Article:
One of the popular design trends of a recent couple of years is using photos as a background image. This approach makes the screens visually and emotionally appealing. Also, it supports the feeling of the integrity of all the layout elements. On the other hand, it demands deep attention to contrast and legibility of all the elements which may be harder to achieve thaт in the case of monochrome background.
Another big web design trend this year is using custom illustrations for a variety of website needs. Made in various styles, custom graphics effectively support the quick perception of the information on the page or screen. They also set the solid foundation of visual originality. It adds aesthetics and beauty to blogs and websites we often read as well as broadens the creative horizons for artists.
That’s the landing page for a conference where illustrators and digital artists share their experience. Custom hero illustration and it’s animation make the web design catchy and original.
You may often see illustrations in
- hero images
- theme images
- characters communicating with users
- blog article images
- rewards and other gamification graphics
- notifications and system messages
- stickers (these are especially popular for messenger apps)
- marketing stuff and advertising banners
- visual markers of content categories.
Let’s check some examples.
Here’s a concept of a portfolio website for a designer that specializes in projects for celebrities, entertainment, music, and film production. Dark background in combination with the custom hero illustration looks more vivid and sets the association with the atmosphere of a concert stage.
Here’s the examples of the website design for ecotourism company, featuring impressive and atmospheric illustrations setting the theme and strong emotional appeal.
Here’s the landing page of a digital agency that positions itself ready for the highest business challenges and goals. That message is quickly transferred by the strong link between the tagline and the bright hero illustration showing a basketball player.
Here’s the set of illustrations designed for Florence, an online marketplace where self-employed nurses can find high-paying shifts across the UK. The original characters quickly catch the user’s attention, show the story, set the atmosphere, send the message and present the benefits in the way that corresponds to the tone and voice of the platform.
This is a landing page for the company that offers a full cycle of services for marketing and promotion. Custom digital illustrations enable storytelling with quick visual prompts about the nature of the offered services, set the mood with a vibrant color palette and support the integrity of all the parts of a page.
A mascot is a character, a personified image that becomes a symbolic representation of a brand, company, service, or even a public figure.
In web user interfaces, mascots can serve as an effective element of communication and interaction. Changing its appearance (for example, mood, outfit, activities, etc.), you can quickly deliver a clear message to the user. Mascots can communicate directly with the speech bubbles, provide visual prompts with various facial expressions, reflect the mood of the user with different graphic variations, give helpful instructions in tutorials, and congratulate with the achievements. All the mentioned makes the interaction with the system more human-like enhancing the general user experience.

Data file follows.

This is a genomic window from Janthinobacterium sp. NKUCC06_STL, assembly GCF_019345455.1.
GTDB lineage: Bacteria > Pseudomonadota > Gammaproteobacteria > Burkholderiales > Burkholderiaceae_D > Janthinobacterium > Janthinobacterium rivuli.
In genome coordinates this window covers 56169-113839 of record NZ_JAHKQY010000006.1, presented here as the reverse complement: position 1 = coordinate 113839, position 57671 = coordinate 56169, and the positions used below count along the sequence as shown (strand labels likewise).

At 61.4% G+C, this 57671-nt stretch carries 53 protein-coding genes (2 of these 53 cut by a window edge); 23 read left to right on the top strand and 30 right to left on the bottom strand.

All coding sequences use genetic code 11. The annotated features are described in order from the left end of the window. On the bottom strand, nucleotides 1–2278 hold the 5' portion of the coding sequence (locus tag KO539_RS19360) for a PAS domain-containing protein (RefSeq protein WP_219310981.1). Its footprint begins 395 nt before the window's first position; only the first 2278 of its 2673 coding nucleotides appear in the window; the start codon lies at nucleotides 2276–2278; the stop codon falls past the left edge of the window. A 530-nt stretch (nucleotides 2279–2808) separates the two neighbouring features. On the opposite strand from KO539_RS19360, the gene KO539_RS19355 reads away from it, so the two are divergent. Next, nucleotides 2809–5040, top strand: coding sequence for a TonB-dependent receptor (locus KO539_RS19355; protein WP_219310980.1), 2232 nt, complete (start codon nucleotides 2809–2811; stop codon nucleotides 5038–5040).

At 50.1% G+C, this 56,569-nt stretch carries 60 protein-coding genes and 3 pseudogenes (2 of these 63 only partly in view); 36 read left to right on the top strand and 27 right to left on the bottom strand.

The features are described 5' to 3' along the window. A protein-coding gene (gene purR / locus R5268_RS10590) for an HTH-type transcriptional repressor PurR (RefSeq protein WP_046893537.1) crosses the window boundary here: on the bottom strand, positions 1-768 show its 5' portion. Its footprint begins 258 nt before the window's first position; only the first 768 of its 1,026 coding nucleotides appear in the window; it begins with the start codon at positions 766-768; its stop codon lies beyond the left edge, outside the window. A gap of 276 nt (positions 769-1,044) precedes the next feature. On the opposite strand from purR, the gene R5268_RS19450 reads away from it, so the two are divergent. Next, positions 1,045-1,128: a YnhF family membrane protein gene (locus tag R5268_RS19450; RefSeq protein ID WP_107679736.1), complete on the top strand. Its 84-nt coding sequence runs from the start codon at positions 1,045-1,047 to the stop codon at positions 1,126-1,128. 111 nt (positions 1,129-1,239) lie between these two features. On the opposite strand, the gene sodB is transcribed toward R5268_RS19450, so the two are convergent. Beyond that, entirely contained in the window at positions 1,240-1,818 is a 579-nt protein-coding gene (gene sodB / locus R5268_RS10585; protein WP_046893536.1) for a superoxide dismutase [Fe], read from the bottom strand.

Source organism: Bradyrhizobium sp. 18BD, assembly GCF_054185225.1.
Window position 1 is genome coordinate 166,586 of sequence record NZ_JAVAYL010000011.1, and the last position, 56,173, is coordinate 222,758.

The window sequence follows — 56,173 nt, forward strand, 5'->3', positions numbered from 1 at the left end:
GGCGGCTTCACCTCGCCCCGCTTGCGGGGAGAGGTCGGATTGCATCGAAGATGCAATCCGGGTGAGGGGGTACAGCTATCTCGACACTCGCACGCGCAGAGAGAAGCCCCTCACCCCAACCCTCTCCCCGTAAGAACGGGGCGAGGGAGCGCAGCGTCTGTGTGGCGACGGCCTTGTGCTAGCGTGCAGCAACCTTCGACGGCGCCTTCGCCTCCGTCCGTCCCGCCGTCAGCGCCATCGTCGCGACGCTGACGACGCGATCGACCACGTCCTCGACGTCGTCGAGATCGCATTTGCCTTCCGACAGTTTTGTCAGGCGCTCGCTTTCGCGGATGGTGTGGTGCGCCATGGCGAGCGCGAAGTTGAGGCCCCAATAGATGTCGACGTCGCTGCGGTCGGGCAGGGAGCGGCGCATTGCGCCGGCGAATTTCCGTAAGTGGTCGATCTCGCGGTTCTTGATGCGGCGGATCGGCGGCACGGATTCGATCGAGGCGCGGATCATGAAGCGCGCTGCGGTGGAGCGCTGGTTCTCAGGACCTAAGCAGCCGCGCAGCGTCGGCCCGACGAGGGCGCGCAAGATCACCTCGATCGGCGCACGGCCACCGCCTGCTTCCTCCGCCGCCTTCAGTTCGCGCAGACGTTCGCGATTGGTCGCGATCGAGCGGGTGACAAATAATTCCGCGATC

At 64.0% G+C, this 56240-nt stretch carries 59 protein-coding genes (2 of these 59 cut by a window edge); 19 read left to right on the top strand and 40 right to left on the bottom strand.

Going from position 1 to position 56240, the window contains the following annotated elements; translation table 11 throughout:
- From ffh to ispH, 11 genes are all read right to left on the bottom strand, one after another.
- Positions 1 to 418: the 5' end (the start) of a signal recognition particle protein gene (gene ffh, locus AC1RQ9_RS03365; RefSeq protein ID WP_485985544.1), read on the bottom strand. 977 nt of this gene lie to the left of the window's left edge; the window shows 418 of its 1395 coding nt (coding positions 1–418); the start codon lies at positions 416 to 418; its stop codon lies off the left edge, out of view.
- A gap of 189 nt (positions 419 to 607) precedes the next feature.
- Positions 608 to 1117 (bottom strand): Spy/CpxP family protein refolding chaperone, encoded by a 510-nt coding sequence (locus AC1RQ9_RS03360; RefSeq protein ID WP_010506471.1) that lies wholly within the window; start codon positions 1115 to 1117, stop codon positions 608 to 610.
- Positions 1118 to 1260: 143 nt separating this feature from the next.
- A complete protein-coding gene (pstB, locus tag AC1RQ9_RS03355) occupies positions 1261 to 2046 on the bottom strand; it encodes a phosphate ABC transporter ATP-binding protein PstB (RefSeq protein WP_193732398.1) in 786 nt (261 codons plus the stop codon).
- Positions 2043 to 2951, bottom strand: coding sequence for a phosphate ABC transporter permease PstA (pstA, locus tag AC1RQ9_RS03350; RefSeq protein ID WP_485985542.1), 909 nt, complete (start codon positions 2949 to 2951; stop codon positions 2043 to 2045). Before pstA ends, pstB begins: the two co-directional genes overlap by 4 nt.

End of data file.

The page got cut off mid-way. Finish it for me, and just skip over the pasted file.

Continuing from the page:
Funny and super positive mascot animation integrated into the website design for ShipDaddy
Cute and friendly mascot used as a hero image for an e-commerce website selling books for children.
Originally created characters used as mascots for a babysitting service
One more type of web visuals growing its presence this year is 3D renders. These are computer graphics created by turning 3D wireframe models into 2D images. Many of the images have photorealistic effects which are their big advantage for web design. 3D graphics may serve well in cases when photo content you need is impossible to get or highly expensive.
Web page design with catchy and impressive animated 3D graphics
Keep in mind that this kind of graphics demands specific skills as well as an artistic eye and taste. In addition, it is quite costly and time-consuming. Yet, well-done 3D graphics are highly attractive and convincing so they can have a great impact on web design looks and conversion rates.
That’s a website of a company that designs and builds sustainable homes using solar power to get all the needed energy. 3D rendered model of a house allows users to see the photorealistic image of the offered service and even manipulate it to see the view in day and night mode.
Here’s a web design concept for the health blog with stylish and trendy 3D animation.
Here’s the website for the design studio specializing in exterior and interior design visualizations. The high-quality 3D graphics rendered for the page take the whole background area: this way the image immediately sets the theme and presents the company services.
This website of a booking service uses 3D graphics as a big theme image that takes the left part of the page and catches the user’s attention at once. Not only does the artwork set the theme but also makes the interface beautiful.
Why Images Should Be a Part of Your Web Content
Here’s a bunch of convincing facts:
- the research shared by web archive Wayback Machine shows that people perceive images 60,000 times faster than text
- psychologists claim that people need about 1/10 of a second to get a general perception of a visual scene or element (that speed is indeed impossible for textual items)
- important pieces of information are often fixed by the brain as visual images even if they were obtained via text perception
- images are less vulnerable in combination with the background and surrounding elements while the text is highly dependent on the aspect of readability
- images have a tendency to stick better in long-term memory which means that dealing with the interface users will not need to process and remember more data than it’s really necessary, so interactions get faster
- visuals in the interface can make it more universal in cases when an app or a website is used by people from different countries
- pictures push the limits of perception for users who have natural problems with text recognition such as, for instance, the dyslexic or non-reading preschoolers.
Here are some handy articles to continue plunging into the theme of web design and graphics for user experience.
Originally written for Tubik Blog